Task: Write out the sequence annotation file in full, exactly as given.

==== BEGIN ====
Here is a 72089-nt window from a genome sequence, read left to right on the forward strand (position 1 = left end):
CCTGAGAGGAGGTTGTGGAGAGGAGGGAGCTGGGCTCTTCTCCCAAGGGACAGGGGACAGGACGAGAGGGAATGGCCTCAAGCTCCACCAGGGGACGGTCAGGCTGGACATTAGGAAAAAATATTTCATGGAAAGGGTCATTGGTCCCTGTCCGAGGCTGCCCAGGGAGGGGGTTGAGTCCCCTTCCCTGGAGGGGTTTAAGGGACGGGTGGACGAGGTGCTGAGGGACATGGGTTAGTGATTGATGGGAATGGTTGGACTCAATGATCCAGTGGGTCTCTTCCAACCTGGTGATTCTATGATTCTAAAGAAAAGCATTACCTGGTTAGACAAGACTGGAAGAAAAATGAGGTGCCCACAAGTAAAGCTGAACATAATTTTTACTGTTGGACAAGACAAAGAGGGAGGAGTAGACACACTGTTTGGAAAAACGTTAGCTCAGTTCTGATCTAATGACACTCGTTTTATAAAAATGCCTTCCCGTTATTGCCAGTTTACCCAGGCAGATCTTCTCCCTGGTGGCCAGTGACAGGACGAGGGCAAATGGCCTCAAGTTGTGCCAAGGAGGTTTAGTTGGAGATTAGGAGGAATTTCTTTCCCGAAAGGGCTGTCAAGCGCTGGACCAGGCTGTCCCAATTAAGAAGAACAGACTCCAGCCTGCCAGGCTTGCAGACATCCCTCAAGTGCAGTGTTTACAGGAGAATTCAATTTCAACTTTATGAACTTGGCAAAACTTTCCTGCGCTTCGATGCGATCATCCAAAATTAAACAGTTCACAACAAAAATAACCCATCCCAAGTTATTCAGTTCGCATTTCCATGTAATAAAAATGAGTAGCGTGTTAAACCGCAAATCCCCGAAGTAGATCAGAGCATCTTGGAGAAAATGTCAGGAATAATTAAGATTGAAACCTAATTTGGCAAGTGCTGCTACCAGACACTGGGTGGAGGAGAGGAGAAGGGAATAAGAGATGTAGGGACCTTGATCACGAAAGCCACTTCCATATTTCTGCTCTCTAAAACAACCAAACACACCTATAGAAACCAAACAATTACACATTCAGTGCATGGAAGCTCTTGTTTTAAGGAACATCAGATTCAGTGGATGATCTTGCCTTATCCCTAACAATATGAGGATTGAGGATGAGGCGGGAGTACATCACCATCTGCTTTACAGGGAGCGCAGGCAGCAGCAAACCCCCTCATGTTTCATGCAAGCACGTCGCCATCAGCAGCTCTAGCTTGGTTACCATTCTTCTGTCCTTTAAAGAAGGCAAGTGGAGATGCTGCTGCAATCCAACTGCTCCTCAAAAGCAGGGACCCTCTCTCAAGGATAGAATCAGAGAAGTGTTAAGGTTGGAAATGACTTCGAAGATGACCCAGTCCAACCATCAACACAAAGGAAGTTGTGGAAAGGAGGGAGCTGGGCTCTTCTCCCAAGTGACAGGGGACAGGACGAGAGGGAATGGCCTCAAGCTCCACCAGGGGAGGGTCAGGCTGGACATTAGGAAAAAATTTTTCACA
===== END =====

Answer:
Here is a 72089-nt window from a genome sequence, read left to right on the forward strand (position 1 = left end):
CCTGAGAGGAGGTTGTGGAGAGGAGGGAGCTGGGCTCTTCTCCCAAGGGACAGGGGACAGGACGAGAGGGAATGGCCTCAAGCTCCACCAGGGGACGGTCAGGCTGGACATTAGGAAAAAATATTTCATGGAAAGGGTCATTGGTCCCTGTCCGAGGCTGCCCAGGGAGGGGGTTGAGTCCCCTTCCCTGGAGGGGTTTAAGGGACGGGTGGACGAGGTGCTGAGGGACATGGGTTAGTGATTGATGGGAATGGTTGGACTCAATGATCCAGTGGGTCTCTTCCAACCTGGTGATTCTATGATTCTAAAGAAAAGCATTACCTGGTTAGACAAGACTGGAAGAAAAATGAGGTGCCCACAAGTAAAGCTGAACATAATTTTTACTGTTGGACAAGACAAAGAGGGAGGAGTAGACACACTGTTTGGAAAAACGTTAGCTCAGTTCTGATCTAATGACACTCGTTTTATAAAAATGCCTTCCCGTTATTGCCAGTTTACCCAGGCAGATCTTCTCCCTGGTGGCCAGTGACAGGACGAGGGCAAATGGCCTCAAGTTGTGCCAAGGAGGTTTAGTTGGAGATTAGGAGGAATTTCTTTCCCGAAAGGGCTGTCAAGCGCTGGACCAGGCTGTCCCAATTAAGAAGAACAGACTCCAGCCTGCCAGGCTTGCAGACATCCCTCAAGTGCAGTGTTTACAGGAGAATTCAATTTCAACTTTATGAACTTGGCAAAACTTTCCTGCGCTTCGATGCGATCATCCAAAATTAAACAGTTCACAACAAAAATAACCCATCCCAAGTTATTCAGTTCGCATTTCCATGTAATAAAAATGAGTAGCGTGTTAAACCGCAAATCCCCGAAGTAGATCAGAGCATCTTGGAGAAAATGTCAGGAATAATTAAGATTGAAACCTAATTTGGCAAGTGCTGCTACCAGACACTGGGTGGAGGAGAGGAGAAGGGAATAAGAGATGTAGGGACCTTGATCACGAAAGCCACTTCCATATTTCTGCTCTCTAAAACAACCAAACACACCTATAGAAACCAAACAATTACACATTCAGTGCATGGAAGCTCTTGTTTTAAGGAACATCAGATTCAGTGGATGATCTTGCCTTATCCCTAACAATATGAGGATTGAGGATGAGGCGGGAGTACATCACCATCTGCTTTACAGGGAGCGCAGGCAGCAGCAAACCCCCTCATGTTTCATGCAAGCACGTCGCCATCAGCAGCTCTAGCTTGGTTACCATTCTTCTGTCCTTTAAAGAAGGCAAGTGGAGATGCTGCTGCAATCCAACTGCTCCTCAAAAGCAGGGACCCTCTCTCAAGGATAGAATCAGAGAAGTGTTAAGGTTGGAAATGACTTCGAAGATGACCCAGTCCAACCATCAACACAAAGGAAGTTGTGGAAAGGAGGGAGCTGGGCTCTTCTCCCAAGTGACAGGGGACAGGACGAGAGGGAATGGCCTCAAGCTCCACCAGGGGAGGGTCAGGCTGGACATTAGGAAAAAATTTTTCACA